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Posted on October 07, 2014

Arnold NewmanA portrait captures more than just a person. That lesson will be reinforced to anyone visiting the new exhibit, Arnold Newman: Masterclass, running from Oct. 23, 2014 to Feb. 1, 2015 at San Francisco’s Contemporary Jewish Museum. Over seven decades, Newman created a vast and celebrated body of work, photographing fine artists and pop celebrities in a style that continues to influence portraiture.

“Newman was a famous photographer and had lots of shows during his lifetime and at least one major book every decade,” explains William Ewing, the curator of the show who worked with the Foundation for the Exhibition of Photography and Harry Ransom Center to decide what to include in this, the first major exhibit since the photographer’s death in 2006. “The question for us was, ‘what is something we can do that’s new?’”

Plenty, it turned out. While Newman’s most famous portraits — Pablo Picasso, Marilyn Monroe, Igor Stravinsky — have been widely shown, Ewing found an abundance of unpublished material that shed light on the photographer and his process. These include group photos and alternate takes on some of Newman’s best-known works. The curator aimed for about half new material, half works that had been previously released.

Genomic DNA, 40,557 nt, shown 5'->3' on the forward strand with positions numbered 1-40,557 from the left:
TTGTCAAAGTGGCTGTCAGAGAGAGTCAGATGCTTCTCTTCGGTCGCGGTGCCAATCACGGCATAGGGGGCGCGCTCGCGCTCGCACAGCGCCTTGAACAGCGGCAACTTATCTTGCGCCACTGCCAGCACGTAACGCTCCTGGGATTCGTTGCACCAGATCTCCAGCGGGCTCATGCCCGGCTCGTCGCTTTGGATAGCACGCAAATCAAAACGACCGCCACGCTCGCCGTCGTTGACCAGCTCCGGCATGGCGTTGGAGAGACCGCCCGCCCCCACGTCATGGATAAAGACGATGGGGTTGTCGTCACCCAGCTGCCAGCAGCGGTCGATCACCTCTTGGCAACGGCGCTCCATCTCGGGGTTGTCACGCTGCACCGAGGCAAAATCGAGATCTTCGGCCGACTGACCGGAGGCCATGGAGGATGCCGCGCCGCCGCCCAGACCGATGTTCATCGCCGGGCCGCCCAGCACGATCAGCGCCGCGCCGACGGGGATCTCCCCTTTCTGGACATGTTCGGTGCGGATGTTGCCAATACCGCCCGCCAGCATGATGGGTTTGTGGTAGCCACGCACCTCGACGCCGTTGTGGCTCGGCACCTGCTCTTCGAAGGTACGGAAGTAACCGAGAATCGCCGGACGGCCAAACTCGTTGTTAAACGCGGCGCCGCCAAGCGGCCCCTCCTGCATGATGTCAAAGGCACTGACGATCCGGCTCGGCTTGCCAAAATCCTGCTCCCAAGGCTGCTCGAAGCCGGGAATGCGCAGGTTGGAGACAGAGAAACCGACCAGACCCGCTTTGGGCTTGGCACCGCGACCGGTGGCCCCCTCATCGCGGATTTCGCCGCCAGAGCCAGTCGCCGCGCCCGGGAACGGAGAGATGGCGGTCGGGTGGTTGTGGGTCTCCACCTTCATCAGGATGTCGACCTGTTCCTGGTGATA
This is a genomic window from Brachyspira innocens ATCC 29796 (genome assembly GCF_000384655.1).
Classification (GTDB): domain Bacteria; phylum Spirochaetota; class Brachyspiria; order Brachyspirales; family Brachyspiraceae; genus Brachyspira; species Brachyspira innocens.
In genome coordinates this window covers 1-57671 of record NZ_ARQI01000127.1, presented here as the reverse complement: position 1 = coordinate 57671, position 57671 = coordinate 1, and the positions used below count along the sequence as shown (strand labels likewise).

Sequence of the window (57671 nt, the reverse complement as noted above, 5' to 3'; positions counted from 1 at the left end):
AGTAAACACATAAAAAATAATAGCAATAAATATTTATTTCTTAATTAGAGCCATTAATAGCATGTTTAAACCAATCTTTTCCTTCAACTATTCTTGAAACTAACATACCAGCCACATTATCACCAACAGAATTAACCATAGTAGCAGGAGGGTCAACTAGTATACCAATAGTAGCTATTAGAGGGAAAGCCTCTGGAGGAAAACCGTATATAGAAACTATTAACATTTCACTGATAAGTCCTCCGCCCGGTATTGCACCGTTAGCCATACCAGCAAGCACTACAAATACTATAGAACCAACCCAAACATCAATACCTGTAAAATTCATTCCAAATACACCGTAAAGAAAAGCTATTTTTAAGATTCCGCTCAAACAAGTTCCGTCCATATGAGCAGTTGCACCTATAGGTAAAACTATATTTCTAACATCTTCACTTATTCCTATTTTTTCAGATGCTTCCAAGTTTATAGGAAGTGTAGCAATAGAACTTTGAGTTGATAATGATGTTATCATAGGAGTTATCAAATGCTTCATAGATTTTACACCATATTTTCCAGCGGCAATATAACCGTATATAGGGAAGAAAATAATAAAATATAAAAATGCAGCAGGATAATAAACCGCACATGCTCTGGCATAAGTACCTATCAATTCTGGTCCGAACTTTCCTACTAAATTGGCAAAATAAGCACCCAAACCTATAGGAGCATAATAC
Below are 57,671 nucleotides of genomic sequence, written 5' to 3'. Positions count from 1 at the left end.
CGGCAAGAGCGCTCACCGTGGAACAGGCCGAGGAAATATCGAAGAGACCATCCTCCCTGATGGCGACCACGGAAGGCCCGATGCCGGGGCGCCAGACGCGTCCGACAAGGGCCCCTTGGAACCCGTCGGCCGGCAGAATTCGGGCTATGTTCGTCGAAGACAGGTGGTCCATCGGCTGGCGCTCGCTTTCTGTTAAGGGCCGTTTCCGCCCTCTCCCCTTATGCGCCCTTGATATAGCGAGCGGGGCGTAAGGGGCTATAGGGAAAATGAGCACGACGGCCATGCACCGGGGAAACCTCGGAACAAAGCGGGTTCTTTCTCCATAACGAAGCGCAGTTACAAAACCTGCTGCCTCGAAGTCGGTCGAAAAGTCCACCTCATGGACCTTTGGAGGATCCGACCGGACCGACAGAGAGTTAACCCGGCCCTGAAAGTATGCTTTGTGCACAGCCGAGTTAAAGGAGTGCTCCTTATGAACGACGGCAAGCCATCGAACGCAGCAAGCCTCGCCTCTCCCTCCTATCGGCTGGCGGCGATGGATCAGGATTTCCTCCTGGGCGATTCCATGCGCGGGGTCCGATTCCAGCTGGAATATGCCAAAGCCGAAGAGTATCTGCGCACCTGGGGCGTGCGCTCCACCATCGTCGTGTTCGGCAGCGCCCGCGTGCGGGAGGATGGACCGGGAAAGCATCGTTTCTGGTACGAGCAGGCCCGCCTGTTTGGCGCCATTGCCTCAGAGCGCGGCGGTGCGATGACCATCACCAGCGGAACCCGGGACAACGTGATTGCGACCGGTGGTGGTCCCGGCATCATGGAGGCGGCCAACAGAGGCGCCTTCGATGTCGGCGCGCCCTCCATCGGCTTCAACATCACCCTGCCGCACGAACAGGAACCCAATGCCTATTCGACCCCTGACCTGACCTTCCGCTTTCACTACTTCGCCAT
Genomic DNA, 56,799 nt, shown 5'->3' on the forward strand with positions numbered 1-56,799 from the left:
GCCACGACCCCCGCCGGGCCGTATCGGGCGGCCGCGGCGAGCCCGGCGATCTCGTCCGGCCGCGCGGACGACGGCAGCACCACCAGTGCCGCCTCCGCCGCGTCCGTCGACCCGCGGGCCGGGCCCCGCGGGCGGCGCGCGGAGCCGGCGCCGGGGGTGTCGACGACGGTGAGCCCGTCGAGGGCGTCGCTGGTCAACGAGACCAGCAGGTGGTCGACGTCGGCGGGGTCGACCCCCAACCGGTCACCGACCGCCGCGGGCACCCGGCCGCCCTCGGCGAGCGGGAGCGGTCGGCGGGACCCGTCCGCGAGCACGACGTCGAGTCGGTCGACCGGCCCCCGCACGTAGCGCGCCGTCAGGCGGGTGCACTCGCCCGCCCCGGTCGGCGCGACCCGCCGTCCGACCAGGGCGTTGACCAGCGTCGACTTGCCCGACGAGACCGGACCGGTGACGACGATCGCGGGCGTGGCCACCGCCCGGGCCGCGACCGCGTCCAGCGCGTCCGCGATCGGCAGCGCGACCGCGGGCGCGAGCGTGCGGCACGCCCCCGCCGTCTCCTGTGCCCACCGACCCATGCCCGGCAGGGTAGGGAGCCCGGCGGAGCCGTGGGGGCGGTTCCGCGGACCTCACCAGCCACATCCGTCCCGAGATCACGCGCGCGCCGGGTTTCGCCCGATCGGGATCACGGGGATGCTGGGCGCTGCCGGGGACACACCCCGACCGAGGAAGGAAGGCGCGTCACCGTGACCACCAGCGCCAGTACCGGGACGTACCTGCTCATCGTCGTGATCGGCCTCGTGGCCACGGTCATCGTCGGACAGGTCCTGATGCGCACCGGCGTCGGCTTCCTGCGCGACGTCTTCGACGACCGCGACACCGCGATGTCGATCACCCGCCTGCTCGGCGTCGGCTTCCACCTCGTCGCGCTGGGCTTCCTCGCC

It’s this variety that Ewing feels makes Newman’s work exceptional Capturing his subjects in their personal spaces provides a “psychological aspect” to the images — placing the viewer in Salvatore Dali’s studio, or Paul Auster’s cluttered office — but also required Newman to improvise depending on the individual. “Artists like Irving Penn and Richard Avedon are great portraitists, but always take the same approach to their subject matter,” says Ewing. “Arnold Newman, whenever he went out, took a risk.”

To further explore Newman’s process, the show includes many of his work prints, pinned to the wall as if visitors have entered the photographer’s own studio.

“You will see in these pictures that he has drawn many different frames on one picture, moving it very subtly,” says Ewing. “He composes the picture like it’s a painting.”

Read the story on Rhapsody.

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